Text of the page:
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Workers pull frame off UA's Gallagher


Joshua D. Trujillo
Arizona Daily Wildcat

Swinerton & Walberg employees use two track-hoes to pull down the steel structure that formerly was the Cactus Lounge on the third floor of the Memorial Student Union. The collapse of the steel structure startled unaware people in the Administration building next door.

By Ty Young
Arizona Daily Wildcat,
November 16, 1999
Talk about this story

Two bulldozers ripped down the steel frame of the Memorial Student Union's east wing yesterday, shaking the UA campus with the first major step in the building's demolition.

Students studying and lounging on the University of Arizona Mall watched as the two large bulldozers pulled down the steel roof structure that once protected the Cactus Lounge.

The force shook the Administration building as the resulting crash echoed throughout the Mall area.

Although it lasted for just five seconds, the largest portion of the student union demolition thus far took many students by surprise.

"It was a loud crash, and a large part of the roof fell down," said Lyndsay Edwards, a psychology freshman. "Everyone stopped and looked."

Darren Timmons, a chemistry post-doctorate student who was busy studying when the roof came down, said the crash did not interrupt his time of peaceful contemplation.

"It was a surprise, but it all went well," he said. "There was just enough noise to make me look up from my book."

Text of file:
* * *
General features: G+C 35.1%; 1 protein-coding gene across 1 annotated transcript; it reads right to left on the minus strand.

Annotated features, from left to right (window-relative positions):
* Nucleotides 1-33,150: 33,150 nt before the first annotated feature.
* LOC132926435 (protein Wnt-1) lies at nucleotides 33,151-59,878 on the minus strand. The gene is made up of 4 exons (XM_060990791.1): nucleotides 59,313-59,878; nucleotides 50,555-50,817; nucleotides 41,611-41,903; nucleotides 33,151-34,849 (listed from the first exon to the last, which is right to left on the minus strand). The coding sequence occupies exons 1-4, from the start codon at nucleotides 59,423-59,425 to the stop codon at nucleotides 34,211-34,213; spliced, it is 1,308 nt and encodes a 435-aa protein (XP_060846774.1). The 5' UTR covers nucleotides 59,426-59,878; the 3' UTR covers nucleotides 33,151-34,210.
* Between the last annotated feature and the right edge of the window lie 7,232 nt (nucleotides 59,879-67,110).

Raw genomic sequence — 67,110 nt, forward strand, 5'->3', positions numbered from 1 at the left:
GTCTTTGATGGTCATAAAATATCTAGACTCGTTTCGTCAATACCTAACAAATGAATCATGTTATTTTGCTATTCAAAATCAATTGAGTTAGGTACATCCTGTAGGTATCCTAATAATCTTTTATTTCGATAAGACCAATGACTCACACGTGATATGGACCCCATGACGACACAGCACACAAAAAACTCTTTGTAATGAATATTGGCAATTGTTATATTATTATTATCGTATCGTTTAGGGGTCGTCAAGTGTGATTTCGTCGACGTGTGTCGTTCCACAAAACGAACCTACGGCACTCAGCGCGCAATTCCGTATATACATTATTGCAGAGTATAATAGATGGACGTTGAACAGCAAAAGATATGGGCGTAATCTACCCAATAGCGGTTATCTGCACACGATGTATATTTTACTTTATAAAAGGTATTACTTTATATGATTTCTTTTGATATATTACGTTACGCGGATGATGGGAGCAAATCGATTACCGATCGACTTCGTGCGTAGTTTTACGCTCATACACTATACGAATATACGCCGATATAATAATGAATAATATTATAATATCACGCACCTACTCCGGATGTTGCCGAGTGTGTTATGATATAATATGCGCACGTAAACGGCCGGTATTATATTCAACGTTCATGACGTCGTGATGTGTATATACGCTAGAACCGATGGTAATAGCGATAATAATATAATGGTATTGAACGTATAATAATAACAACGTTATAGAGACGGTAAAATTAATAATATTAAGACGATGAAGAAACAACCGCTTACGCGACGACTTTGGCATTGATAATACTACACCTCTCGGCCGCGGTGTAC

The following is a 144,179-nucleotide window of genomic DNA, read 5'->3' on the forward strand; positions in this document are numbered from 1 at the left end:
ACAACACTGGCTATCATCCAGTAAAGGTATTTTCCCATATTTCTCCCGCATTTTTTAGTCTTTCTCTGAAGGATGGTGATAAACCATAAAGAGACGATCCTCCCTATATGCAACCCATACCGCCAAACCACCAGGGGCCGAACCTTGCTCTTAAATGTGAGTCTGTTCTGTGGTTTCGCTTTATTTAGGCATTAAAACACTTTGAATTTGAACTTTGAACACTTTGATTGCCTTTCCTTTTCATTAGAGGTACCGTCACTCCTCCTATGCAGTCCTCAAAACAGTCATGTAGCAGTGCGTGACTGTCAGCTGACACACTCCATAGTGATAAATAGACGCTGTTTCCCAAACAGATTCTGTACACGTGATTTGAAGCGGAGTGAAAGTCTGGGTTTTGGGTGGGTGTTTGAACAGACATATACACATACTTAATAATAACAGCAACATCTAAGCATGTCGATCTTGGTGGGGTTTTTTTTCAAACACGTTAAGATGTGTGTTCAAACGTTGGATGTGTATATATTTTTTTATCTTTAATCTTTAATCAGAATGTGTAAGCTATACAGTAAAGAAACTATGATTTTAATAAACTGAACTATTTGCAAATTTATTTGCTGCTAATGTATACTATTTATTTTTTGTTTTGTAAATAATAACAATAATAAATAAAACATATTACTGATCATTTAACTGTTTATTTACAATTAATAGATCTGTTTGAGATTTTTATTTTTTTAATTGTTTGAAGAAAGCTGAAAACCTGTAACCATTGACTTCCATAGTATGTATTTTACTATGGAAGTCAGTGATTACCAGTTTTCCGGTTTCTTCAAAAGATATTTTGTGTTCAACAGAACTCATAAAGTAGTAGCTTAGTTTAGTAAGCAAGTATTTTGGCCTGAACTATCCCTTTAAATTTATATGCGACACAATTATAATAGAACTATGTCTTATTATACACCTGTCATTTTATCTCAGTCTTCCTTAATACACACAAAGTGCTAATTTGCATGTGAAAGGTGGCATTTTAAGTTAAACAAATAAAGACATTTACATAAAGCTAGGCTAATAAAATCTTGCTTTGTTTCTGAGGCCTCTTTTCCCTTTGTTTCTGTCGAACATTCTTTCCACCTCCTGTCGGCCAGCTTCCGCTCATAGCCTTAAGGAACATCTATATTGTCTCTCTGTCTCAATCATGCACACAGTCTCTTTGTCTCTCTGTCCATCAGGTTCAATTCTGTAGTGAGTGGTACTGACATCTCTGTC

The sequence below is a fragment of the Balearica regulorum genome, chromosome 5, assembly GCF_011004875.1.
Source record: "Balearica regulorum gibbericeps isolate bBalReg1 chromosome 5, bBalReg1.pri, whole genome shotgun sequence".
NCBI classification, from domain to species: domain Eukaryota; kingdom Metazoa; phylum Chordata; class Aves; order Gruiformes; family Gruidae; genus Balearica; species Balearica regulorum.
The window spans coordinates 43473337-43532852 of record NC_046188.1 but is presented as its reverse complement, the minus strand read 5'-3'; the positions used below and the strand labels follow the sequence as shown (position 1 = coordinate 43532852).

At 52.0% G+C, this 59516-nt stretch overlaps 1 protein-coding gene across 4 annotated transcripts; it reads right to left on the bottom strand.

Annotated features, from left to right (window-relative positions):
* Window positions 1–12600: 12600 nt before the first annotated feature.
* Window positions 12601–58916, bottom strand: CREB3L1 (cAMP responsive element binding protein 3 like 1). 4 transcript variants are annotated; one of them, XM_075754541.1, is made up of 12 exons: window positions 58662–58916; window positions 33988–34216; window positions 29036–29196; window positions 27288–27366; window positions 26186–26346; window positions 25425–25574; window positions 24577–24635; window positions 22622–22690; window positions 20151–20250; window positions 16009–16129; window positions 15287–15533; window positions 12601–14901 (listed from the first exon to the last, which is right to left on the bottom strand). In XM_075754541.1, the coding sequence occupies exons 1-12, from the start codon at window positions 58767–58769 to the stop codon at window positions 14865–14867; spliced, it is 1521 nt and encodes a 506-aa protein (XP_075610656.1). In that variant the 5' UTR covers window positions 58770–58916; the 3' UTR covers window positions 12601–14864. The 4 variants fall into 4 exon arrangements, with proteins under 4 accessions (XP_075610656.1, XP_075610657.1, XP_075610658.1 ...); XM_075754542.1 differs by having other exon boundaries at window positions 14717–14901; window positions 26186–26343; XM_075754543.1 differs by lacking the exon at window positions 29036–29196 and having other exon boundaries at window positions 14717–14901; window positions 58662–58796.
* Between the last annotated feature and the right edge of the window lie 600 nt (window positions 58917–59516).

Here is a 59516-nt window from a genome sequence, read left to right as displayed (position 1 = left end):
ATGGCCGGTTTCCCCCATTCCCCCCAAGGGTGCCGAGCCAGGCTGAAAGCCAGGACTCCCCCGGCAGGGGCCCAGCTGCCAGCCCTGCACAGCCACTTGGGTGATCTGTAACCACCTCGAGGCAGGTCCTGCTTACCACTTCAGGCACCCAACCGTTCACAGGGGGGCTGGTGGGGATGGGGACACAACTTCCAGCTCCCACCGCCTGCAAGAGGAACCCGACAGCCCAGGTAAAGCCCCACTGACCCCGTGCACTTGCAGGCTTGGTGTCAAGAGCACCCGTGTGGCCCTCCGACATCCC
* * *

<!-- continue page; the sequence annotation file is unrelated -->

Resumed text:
Despite the loud noise, some students had no idea that anything happened.

"I did not even notice it," said Amber Prybylek, an anthropology freshman. "There was a piece that fell off the front, but nothing major."

Chris Kraft, construction project manager from UA Facilities Design and Construction, said the demolition went smoothly.

Kraft said weeks of planning was realized in the few seconds when the roof was pulled down. In order to safely and efficiently remove the roof, architects were needed to prepare the area and the steel structure.

"First of all they (Swinerton & Walberg) have been working on this for a while," he said. " They put notches in the base of the columns underneath the steel roof structure.

"If they didn't, they would have yanked down (more) of the union than they wanted."

Kraft also pointed out that the steel beams will be recycled, as will the majority of materials destroyed at the hands of demolition.

"They (steel beams) will be melted down and made into cars or something," Kraft quipped. "Most everything in there is being recycled."

In the coming weeks, Kraft said that the union will continue to see major changes. The next step is to remove the debris from the roof.

"Once that is finished, we will start working on the second floor," he said. "Then, after that is completed, we will take down the exterior walls."

Kraft said that future the demolition will involve both a track-hoe and a wrecking ball.

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